Deregistering shoddy contractors partial but still a vital remedy

 

Tanzania stands to witness the birth of a new drive to spruce up the construction industry, what with the recent directive by President John Magufuli to ministerial bodies to deregister incompetent contractors, saying his administration would not entertain or tolerate shoddy works.

As in most reform moves in the JPM government, the order stands a big chance of being taken up with zeal, and should work.

The president issued this directive when opening a two-day joint meeting of the Contractors Registration Board (CRB), the Engineers Registration Board (ERB) and the Architects and Quantity Surveyors Registration Board (AQRB).

These are qualified supervisory agencies for the industries and are expected to serve as arms of the ministry in ensuring that the sector operates properly and diligently, as implementation of public works heavily depends on contractors’ attitudes and performance. It means that contractors feel, or ought to feel, the compulsion to perform.

Dr Magufuli was emphatic that underperforming contractors would not be tolerated and should not be allowed in the country, querying how the construction of a dam in Mbeya Region has taken more than 12 years and is still incomplete.

He also cited the case of a borehole in the same region on which work has been in progress for a very long time, with public authorities having spent more than 400m/- without the job being completed.

It is quite possible that the problem is routine, if a complete register of such projects were to be prepared and made public.

But while it is true that deregistration would serve as a deterrent, it is evident that would be but a limited solution, as what is dissolved is the company – not the professionals running it.

The men and women behind whatever mess there would be would continue being professionals and could at worst assume different capacities.

That could prove a burden if their names turned up in a contractual bid, as they would likely be turned down. But if controls are loose, they would just switch companies or rename the same firms and work as earlier, as sometime happens.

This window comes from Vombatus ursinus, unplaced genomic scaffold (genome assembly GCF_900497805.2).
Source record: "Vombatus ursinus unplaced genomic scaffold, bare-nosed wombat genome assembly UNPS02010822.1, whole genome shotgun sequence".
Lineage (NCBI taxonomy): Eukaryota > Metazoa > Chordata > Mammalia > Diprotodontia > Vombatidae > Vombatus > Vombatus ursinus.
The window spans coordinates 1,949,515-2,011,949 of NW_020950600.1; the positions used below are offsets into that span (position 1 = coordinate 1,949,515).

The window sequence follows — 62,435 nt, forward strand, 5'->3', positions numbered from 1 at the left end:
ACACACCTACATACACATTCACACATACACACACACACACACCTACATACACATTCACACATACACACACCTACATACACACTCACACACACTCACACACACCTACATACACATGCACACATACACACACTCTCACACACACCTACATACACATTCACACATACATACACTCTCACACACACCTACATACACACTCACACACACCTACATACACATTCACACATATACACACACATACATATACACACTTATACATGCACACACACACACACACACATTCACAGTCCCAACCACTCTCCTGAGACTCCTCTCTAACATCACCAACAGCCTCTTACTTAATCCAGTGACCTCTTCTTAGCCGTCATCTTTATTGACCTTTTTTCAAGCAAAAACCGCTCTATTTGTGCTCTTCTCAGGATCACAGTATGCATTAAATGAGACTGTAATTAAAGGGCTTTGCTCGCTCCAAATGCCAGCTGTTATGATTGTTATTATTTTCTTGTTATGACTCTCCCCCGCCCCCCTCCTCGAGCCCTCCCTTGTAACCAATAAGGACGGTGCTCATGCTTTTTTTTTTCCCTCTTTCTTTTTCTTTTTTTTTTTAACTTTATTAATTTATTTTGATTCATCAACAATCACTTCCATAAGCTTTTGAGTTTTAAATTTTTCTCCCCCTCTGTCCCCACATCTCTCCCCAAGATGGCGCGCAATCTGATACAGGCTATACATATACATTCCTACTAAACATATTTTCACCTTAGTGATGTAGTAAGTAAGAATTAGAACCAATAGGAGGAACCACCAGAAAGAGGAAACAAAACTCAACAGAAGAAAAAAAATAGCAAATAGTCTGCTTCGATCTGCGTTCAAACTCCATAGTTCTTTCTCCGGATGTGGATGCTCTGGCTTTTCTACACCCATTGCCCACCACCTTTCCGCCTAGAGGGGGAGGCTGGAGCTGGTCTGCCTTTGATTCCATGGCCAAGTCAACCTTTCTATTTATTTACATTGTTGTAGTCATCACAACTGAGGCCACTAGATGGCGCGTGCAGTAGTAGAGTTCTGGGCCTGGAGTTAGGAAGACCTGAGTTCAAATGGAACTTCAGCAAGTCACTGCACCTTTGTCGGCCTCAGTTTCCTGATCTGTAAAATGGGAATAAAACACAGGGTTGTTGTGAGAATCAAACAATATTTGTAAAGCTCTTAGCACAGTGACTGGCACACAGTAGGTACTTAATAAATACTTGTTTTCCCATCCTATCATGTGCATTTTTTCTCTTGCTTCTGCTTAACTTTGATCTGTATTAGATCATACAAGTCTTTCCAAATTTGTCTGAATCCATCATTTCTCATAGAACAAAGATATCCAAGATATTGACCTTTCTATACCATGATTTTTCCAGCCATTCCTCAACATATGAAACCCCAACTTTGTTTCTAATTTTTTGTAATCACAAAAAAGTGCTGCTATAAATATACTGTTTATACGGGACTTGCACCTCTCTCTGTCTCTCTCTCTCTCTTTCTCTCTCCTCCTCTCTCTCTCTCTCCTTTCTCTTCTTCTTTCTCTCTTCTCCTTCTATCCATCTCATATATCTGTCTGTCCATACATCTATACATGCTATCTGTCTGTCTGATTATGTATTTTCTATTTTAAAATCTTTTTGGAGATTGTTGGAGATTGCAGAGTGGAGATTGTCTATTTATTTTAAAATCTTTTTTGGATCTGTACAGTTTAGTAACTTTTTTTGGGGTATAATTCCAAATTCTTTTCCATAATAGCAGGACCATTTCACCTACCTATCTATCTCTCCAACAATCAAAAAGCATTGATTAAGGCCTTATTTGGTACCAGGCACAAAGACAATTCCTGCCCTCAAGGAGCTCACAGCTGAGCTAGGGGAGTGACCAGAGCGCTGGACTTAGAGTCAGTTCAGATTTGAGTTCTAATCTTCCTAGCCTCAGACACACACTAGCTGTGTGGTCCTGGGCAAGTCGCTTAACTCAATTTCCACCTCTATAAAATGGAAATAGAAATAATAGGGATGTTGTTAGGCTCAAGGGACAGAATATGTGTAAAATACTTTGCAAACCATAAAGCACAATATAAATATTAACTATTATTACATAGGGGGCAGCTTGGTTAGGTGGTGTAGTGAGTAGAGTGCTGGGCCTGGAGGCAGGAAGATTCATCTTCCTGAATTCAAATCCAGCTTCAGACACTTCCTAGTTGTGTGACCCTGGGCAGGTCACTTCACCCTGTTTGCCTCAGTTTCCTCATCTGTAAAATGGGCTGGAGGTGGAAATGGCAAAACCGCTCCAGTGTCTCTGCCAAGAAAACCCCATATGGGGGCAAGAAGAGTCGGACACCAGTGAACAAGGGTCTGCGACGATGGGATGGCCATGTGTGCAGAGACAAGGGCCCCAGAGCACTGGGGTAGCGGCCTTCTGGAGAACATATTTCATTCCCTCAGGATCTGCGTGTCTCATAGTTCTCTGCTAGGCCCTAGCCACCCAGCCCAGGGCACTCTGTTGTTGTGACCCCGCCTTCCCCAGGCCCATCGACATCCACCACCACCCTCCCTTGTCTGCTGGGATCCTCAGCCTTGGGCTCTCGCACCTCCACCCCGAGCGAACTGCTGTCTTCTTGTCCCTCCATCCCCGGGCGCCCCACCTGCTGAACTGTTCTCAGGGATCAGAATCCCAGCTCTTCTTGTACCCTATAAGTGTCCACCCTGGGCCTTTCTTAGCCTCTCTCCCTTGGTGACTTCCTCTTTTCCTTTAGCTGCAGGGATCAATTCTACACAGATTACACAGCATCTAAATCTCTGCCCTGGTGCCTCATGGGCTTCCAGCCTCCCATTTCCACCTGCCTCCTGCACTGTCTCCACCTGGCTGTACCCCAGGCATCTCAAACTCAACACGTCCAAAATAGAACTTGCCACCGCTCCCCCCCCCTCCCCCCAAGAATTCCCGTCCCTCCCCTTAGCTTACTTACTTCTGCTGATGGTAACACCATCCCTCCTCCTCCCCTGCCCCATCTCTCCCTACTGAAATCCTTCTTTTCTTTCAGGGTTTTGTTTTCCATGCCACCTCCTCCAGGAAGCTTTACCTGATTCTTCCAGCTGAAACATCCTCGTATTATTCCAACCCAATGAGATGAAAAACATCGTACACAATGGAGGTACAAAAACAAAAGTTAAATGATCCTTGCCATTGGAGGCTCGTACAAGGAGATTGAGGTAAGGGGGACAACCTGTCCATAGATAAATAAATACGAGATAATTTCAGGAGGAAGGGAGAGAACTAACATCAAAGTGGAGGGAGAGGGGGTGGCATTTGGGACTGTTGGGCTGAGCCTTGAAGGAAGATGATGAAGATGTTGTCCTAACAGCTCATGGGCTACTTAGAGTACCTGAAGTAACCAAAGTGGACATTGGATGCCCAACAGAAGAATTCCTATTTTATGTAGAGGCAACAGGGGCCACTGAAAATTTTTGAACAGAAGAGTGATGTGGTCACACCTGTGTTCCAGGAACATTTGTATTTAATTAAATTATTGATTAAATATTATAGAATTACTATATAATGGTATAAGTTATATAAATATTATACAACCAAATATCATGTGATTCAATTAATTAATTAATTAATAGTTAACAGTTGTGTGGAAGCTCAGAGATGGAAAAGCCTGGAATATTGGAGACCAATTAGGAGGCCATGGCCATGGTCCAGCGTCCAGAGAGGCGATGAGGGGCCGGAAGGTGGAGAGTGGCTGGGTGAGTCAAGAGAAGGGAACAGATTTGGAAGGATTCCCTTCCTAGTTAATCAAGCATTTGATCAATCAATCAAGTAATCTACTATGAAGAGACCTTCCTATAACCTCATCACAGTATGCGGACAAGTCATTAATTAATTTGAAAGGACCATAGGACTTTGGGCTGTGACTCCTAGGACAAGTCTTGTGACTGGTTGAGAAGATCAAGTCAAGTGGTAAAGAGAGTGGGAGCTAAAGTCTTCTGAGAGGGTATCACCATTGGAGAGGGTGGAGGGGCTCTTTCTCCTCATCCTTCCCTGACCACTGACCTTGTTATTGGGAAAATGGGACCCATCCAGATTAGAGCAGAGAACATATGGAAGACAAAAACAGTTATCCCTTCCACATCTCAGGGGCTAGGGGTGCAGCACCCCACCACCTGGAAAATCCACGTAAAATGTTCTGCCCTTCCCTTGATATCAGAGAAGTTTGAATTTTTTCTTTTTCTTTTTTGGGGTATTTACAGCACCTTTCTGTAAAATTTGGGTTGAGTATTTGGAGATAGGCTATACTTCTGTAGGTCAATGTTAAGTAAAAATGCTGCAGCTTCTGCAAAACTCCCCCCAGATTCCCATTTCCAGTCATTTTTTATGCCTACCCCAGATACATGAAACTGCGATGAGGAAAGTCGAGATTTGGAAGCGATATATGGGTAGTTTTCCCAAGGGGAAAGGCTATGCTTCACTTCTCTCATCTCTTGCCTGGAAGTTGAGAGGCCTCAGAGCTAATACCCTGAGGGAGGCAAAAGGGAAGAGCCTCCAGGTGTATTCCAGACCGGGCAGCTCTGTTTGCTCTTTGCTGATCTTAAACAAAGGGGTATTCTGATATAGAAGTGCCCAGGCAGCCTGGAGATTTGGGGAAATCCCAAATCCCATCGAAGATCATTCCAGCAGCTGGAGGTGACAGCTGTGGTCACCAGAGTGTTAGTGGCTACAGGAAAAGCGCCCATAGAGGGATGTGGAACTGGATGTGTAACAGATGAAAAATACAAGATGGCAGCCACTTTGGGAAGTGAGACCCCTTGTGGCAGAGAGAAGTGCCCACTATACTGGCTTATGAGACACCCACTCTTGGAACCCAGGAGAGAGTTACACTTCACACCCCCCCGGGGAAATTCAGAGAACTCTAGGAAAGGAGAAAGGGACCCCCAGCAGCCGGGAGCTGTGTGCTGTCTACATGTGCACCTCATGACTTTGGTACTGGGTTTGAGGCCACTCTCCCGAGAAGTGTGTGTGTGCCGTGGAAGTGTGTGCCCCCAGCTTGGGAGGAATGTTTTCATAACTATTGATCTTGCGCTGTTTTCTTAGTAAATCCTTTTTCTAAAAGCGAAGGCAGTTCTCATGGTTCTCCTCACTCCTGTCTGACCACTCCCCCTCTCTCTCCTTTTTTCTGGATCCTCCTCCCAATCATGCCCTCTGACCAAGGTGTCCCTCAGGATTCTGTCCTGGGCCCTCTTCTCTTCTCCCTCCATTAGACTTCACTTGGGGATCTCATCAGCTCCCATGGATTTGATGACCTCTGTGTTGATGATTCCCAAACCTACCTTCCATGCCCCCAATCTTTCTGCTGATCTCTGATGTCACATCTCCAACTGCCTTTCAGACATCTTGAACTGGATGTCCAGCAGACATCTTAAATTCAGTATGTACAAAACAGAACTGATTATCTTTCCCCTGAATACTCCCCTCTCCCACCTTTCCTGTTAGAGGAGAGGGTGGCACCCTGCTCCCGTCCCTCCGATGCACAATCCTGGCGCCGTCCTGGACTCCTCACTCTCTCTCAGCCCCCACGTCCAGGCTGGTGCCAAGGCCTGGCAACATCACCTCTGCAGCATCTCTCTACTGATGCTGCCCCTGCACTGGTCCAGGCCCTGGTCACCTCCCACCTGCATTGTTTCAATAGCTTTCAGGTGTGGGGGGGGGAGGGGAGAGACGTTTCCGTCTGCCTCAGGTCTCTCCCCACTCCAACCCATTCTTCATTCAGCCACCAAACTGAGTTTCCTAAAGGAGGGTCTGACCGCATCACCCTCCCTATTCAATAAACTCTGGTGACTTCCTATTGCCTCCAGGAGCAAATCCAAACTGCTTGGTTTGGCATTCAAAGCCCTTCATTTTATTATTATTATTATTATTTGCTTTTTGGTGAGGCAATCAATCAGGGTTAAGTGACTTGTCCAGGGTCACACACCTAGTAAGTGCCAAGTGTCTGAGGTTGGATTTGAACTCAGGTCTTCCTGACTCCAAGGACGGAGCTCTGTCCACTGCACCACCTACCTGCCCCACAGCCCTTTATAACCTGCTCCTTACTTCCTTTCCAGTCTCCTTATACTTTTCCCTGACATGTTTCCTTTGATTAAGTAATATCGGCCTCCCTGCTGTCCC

The president similarly advised the contractors to respect their professional code of ethics so as to regain the “lost glory” of their profession, which he said has been tainted by massive corruption and cheating.

He wished that the entire profession see the construction industry as a respectable and important profession impossible to twist through bribes or financial hand-outs from unscrupulous clients or investors.

Yet, given the hugely competitive world we are in, where does the buck stop but with public authorities – who ought to keep their ethical codes?

In the final analysis, the real sphere of changing ethical orientation is in the government itself, as private sector companies don’t really call the shots but often capitalise on opportunities.

At most the firms can offer inducements if the contractor has any social contact with the relevant public officer, but finally it is the lack of diligence on the part of public sector supervisors that enables shoddy work to be conducted.

This is what the president found out in relation to the gold and tanzanite exports issue: that public agencies sleep on the job, especially thanks to accepting inducements. The state has control over its own employees and can do little to change behaviour in the private sector as they test sensitivity and act.

So, both the diagnosis of the “disease” and the prescription are well known. Why aren’t the “patients” forced to take the “medication” the experts have prescribed – and this without fail?